There are going to be certain situations we can’t just throw money at or build infrastructure for. We’re going to have to make decisions about what we want to preserve and what we’re willing to give away, what’s essential to us, and what do we keep? That’s a social choice and that’s a political choice. Our political systems, the way that we interact with each other, and the way that we identify problems and solutions — all of that becomes central to how we will function in the face of climate change.
The stuff our students are working on now is super exciting:
- Tax policy (who knew tax policy had such important implications for how we use irrigation water in New Mexico? Stay tuned, much more on this soon….)
- The benefits and costs and implications of water use transfers from rural irrigation to municipal use
- The environmental and cultural implications of land fallowing – whether because of transfers, or because the water just ain’t there
- Some unexpected agricultural crop-shifting responses to climate change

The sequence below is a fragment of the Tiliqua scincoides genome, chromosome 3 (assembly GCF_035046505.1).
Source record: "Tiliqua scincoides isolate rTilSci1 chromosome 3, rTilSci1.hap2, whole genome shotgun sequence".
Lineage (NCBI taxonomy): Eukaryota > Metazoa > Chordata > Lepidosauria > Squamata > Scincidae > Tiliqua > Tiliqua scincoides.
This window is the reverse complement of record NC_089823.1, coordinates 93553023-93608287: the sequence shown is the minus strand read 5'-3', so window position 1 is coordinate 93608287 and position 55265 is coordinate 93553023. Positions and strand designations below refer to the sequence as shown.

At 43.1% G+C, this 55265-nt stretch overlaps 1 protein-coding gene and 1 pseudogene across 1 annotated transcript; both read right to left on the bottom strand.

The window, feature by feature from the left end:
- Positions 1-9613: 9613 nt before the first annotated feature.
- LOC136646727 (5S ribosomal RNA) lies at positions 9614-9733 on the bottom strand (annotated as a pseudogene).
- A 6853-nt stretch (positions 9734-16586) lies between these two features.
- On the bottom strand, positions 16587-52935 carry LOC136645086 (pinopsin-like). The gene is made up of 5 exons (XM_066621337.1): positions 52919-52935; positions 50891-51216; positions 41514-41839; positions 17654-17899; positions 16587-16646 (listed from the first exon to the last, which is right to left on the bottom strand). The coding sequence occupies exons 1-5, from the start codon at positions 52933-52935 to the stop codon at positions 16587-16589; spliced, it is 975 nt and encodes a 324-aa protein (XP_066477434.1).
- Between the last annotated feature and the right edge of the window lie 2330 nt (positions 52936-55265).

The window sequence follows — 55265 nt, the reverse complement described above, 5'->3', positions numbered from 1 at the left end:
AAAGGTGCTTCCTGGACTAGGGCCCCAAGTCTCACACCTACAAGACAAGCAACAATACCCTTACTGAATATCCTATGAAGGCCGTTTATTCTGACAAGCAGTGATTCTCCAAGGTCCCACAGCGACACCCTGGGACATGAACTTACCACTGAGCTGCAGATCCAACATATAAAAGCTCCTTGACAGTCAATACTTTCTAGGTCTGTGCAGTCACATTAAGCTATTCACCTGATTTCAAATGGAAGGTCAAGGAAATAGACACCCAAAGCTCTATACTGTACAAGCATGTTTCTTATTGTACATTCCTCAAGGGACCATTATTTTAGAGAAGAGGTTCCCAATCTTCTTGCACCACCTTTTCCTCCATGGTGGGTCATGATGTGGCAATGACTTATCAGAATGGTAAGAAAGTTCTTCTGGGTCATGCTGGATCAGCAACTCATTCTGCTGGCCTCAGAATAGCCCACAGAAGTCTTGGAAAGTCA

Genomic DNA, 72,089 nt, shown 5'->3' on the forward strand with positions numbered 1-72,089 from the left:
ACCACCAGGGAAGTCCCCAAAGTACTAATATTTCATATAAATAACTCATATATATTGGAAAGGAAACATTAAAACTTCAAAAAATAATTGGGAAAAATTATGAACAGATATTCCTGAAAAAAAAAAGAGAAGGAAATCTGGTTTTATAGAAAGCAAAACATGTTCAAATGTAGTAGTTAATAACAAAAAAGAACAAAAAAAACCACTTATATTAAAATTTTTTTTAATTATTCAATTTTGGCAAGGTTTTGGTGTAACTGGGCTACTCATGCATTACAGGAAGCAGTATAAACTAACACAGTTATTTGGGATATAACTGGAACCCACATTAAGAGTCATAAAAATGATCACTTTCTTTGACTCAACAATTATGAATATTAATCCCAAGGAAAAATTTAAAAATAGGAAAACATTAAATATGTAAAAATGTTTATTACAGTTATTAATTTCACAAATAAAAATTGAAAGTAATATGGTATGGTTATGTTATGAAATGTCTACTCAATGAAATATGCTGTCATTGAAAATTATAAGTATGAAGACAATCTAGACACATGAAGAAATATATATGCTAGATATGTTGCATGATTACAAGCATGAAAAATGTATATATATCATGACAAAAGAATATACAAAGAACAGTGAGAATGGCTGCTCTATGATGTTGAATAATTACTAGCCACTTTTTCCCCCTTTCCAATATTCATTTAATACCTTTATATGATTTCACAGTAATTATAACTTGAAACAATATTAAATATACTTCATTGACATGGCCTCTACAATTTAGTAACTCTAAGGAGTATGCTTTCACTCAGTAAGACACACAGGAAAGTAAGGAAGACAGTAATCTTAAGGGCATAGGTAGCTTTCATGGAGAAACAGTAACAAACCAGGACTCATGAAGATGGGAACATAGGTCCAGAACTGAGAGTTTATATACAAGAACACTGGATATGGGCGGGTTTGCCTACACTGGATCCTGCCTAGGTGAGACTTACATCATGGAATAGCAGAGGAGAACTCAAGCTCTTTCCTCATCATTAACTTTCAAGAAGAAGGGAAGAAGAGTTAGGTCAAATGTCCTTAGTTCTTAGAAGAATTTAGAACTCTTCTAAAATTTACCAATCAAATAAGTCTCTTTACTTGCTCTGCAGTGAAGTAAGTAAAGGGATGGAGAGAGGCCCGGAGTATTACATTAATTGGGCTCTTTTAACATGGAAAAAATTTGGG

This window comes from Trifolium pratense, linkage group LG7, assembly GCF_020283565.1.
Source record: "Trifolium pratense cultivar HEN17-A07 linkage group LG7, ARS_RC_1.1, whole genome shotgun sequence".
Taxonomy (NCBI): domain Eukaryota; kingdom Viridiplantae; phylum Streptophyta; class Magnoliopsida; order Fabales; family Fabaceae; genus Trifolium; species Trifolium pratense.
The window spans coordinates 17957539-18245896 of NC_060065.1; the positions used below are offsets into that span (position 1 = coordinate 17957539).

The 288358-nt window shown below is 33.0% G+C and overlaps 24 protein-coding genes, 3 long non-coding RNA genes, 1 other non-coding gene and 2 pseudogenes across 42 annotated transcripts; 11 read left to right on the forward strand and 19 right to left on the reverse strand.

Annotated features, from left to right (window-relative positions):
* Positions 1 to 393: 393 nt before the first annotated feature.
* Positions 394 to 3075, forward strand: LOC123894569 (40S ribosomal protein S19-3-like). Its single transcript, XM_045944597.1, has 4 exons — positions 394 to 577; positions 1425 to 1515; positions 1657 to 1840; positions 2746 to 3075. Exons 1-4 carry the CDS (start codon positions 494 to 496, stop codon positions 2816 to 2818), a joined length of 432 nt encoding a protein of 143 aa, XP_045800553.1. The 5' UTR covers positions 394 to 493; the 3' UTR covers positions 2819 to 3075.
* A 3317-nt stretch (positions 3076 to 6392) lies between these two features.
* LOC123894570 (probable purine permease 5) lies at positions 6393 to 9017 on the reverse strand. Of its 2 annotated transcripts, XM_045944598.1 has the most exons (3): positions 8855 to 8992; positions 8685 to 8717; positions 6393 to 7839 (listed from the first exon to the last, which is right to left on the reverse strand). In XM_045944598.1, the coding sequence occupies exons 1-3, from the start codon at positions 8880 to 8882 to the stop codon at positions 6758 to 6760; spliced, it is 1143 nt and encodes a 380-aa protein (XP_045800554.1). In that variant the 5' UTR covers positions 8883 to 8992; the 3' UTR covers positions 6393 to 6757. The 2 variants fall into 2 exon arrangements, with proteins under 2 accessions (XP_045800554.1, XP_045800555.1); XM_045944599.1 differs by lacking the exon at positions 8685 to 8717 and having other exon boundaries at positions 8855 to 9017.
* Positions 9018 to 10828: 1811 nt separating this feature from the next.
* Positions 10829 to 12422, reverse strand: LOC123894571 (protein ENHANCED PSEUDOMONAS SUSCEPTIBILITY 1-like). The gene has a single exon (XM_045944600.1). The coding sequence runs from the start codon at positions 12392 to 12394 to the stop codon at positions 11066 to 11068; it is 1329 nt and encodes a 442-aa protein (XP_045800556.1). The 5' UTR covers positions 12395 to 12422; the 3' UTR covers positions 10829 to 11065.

- The community and cultural value of non-commercial irrigation (and the risks to these values posed by climate change)
- A re-evaluation of ecosystem goods and services of the Rio Grande and the irrigation systems around the river here in central New Mexico
Some of this is funded through UNM’s participation in the South Central Climate Adaptation Center, some of it’s now supported through my work at Utton, and some of it’s just the stuff that we do as part of the degree-granting process.
Underpinning all of this is a recognition that “water management” is not solely a technical question, to be left to engineers and physical scientists, and is why I so treasure the interdisciplinary nature of the Water Resources Program.